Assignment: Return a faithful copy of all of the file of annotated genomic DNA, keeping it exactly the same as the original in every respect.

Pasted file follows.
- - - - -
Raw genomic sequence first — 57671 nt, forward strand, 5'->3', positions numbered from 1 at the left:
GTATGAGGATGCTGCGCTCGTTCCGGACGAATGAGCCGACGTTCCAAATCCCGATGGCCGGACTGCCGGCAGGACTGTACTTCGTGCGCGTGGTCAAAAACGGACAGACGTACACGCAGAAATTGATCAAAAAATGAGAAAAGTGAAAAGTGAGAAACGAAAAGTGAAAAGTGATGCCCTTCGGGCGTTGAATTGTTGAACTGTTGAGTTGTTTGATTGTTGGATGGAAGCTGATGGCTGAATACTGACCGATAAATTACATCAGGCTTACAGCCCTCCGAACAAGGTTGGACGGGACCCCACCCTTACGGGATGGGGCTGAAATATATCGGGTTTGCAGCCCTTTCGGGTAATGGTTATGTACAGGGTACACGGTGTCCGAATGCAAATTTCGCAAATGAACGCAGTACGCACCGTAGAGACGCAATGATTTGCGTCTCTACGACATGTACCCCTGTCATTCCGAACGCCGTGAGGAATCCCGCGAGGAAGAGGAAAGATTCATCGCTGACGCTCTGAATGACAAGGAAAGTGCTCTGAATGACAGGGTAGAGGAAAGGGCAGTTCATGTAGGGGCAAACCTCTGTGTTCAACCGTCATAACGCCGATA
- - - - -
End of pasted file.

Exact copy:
Raw genomic sequence first — 57671 nt, forward strand, 5'->3', positions numbered from 1 at the left:
GTATGAGGATGCTGCGCTCGTTCCGGACGAATGAGCCGACGTTCCAAATCCCGATGGCCGGACTGCCGGCAGGACTGTACTTCGTGCGCGTGGTCAAAAACGGACAGACGTACACGCAGAAATTGATCAAAAAATGAGAAAAGTGAAAAGTGAGAAACGAAAAGTGAAAAGTGATGCCCTTCGGGCGTTGAATTGTTGAACTGTTGAGTTGTTTGATTGTTGGATGGAAGCTGATGGCTGAATACTGACCGATAAATTACATCAGGCTTACAGCCCTCCGAACAAGGTTGGACGGGACCCCACCCTTACGGGATGGGGCTGAAATATATCGGGTTTGCAGCCCTTTCGGGTAATGGTTATGTACAGGGTACACGGTGTCCGAATGCAAATTTCGCAAATGAACGCAGTACGCACCGTAGAGACGCAATGATTTGCGTCTCTACGACATGTACCCCTGTCATTCCGAACGCCGTGAGGAATCCCGCGAGGAAGAGGAAAGATTCATCGCTGACGCTCTGAATGACAAGGAAAGTGCTCTGAATGACAGGGTAGAGGAAAGGGCAGTTCATGTAGGGGCAAACCTCTGTGTTCAACCGTCATAACGCCGATA